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As I sit down to put thoughts onto the screen, it’s 138 days until Christmas. Many of us will sit down with family in four months, two weeks, and two days to open presents. This can be a special time for those with the love language of giving (or maybe receiving) gifts. So I ask: What does a gift mean to you?

Some people relish giving gifts; others dread it. Some of us don’t have the emotional needle moved with a gift, while some will be launched into an aura of happiness for days. For some, the thought counts, especially when there is no apparent reason for the gift. Knowing someone thought of you enough to give you something can be a gift. 

But on the flip side of the coin, some gifts fall flat. I love a good, thoughtful gift when it’s apparent someone was thinking about me and what I like or might want. But there are times, more than you want to know when I open up a trinket. The problem with trinkets is they sit around on the counter, tossed in the junk drawer, or buried in a box, maybe moved through a couple of different houses until it gets set out at a rummage sale in the hopes of getting $1.75 before throwing it away.

The Intersection

For me, both in giving and receiving, a solid gift is appreciated, usable, and not on a list. A great gift sits at the intersection of three to four things:

  • Appreciated
  • You weren’t going to get it for yourself
  • Meets a need
  • You didn’t know you wanted it

The first three, I think, are reasonably achievable for the giver with a modicum of effort. If you pay enough attention to someone, you can probably identify something that sits there. But finding something they didn’t know they wanted is giving at another level.

Some people say give the customers what they want, but that’s not my approach. Our job is to figure out what they’re going to want before they do. I think Henry Ford once said, “If I’d ask customers what they wanted, they would’ve told me a faster horse.” People don’t know what they want until you show it to them. That’s why I never rely on market research. Our task is to read things that are not yet on the page.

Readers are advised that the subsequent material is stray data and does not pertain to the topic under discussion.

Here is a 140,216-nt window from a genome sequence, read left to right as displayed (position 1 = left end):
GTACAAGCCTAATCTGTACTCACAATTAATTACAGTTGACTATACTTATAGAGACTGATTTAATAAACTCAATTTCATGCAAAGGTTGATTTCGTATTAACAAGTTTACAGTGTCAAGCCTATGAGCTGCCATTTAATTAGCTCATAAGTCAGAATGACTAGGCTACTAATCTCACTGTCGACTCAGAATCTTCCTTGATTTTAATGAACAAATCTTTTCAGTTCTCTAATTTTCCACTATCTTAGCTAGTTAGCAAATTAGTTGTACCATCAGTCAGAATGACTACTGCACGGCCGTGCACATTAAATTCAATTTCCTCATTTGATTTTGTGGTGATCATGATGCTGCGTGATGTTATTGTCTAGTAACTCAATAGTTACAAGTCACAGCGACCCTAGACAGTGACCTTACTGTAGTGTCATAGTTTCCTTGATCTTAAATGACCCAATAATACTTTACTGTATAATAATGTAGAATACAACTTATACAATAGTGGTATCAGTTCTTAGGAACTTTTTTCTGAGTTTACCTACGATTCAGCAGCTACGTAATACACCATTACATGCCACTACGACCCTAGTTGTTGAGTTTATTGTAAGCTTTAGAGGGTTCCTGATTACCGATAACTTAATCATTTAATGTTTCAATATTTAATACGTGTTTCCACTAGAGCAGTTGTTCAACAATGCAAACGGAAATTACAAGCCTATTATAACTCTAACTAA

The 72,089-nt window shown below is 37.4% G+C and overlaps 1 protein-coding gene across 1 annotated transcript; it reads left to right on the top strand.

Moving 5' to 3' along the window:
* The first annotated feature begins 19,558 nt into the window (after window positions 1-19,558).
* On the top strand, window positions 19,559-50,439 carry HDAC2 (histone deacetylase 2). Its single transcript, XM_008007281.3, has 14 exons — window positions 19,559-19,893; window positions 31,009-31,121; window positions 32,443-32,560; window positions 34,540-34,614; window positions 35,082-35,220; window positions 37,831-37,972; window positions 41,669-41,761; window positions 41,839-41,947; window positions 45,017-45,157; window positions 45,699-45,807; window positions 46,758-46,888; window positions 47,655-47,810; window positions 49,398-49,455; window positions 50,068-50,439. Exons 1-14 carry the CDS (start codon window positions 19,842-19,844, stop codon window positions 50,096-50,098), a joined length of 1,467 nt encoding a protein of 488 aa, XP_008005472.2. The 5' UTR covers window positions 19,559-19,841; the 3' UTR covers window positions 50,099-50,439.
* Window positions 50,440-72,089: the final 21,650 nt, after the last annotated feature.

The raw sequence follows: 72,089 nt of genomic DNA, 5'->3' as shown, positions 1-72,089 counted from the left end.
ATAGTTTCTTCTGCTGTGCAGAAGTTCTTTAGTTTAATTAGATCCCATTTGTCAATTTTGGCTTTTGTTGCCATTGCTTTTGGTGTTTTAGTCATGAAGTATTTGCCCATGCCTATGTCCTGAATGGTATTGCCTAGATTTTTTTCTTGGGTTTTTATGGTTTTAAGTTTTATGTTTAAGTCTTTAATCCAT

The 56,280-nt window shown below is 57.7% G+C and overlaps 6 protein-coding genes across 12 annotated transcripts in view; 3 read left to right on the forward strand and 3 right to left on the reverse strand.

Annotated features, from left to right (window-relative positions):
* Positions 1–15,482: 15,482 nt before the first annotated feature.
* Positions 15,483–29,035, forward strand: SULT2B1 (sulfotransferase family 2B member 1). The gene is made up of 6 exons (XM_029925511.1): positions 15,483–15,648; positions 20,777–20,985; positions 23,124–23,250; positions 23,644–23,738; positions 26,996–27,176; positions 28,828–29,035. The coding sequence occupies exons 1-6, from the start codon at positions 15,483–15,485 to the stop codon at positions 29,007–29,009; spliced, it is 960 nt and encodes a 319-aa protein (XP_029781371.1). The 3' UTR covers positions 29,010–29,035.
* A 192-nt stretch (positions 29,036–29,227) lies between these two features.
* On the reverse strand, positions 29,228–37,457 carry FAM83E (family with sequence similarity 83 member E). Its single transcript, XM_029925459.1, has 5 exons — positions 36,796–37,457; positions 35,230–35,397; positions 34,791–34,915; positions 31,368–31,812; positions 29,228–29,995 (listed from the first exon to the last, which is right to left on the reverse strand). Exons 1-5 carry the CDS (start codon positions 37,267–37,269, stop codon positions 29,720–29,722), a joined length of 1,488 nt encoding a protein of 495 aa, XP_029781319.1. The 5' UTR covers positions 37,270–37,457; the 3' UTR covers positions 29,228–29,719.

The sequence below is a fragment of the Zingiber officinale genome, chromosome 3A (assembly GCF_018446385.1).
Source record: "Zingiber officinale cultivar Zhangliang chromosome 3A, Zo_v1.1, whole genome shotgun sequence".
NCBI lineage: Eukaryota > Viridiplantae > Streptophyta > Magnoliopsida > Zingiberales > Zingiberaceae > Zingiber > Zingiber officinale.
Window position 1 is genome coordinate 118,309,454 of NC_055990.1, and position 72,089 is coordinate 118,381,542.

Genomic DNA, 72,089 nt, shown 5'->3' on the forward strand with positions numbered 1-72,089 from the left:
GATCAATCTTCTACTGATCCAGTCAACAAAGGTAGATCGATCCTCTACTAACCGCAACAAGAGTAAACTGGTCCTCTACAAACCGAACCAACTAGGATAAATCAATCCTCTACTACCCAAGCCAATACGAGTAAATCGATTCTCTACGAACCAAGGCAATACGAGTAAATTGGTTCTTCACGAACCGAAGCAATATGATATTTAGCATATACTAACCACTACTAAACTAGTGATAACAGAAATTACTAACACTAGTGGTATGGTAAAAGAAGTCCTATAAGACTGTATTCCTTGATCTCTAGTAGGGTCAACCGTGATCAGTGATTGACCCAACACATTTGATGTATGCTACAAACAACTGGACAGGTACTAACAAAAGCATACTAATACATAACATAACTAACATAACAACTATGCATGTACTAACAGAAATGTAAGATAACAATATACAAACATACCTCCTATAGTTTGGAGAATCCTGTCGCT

Steve Jobs

Great Gifts

Early on, I got my wife a gift that I would say is a gift that keeps on giving. She needed a hair dryer, and I got one for her. She didn’t immediately like it because I always strive for the highest quality products, and she wouldn’t pay that much for a hair dryer. But this one should last for many years; she enjoys using it, and it’s quieter than a typical hair dryer. To me, it wins all around. 

Spurs Ticket Mockup

Similarly, she got me Spurs tickets one year. Using her skills in the graphic arts, she even mocked up fake tickets to present to me because she wisely gave me a say in where our seats were (yes, that’s a distinct impact on the game experience and enjoyment). Not only could I see Duncan, Parker, and Ginobili (and pre-crazy Kawhi Leonard) on the court together in person, but we won the game, and it was a nice mid-winter trip. 

My sister-in-law also nailed a gift one year. I wasn’t expecting anything from her, but I unwrapped a fleece Cowboys tie blanket. I’m not going out to buy myself a blanket for random use. Still, she provided me with a comfortable blanket long enough to be helpful, representing one of my teams. Tess, if you’re reading this, it’s wearing out, and I could use a new one.

Contrast those with 20 yea…..

Ok, I’m just going to pause for a moment and acknowledge 20 years ago, I was six months from getting on a plane bound for Iraq. Time flies.

Contrast those with 20 years ago, finding out just a month before Christmas that I’m going to Iraq, and the awkward state the holidays fall into. What do you get someone heading overseas? 


I got playing cards: decks and decks and decks of playing cards from seemingly everyone. Talk about a gift falling flat… I don’t play cards. My card playing extends to solitaire or freecell on the computer only if I’m bored enough to want to kill time that way. I have no idea where any of those cards went, but they didn’t go to Iraq.

My unedited document says I’m at 685 words and counting, so I’ll wrap up. Hopefully, for anyone you give a gift to, please put some thought into it. Cash will always be appreciated at a base level for nearly anyone. But if you can figure out the convergence of appreciated, needed, wasn’t going to get it, and didn’t know I wanted, I will remember that forever.

Delighted Suprise

It eats at me when people want a list given to them. Show me you have paid enough attention to determine more than me telling you what to provide me with (yes, even though I struggle to find something my brother will like). There’s no magic or delighted surprise in that. Tiah has sometimes asked how I came up with an idea, and often it’s something they mentioned in a conversation months ago. Or how a staff with a bunch of fans of The Office gets an old Video iPod in the mix at a White Elephant exchange.

So the adage that it’s the thought that counts rings true, but sometimes all the thought has to be is cash always helps buy something they’ve been saving for.

Please, hit the comments below: What does a gift mean to you?

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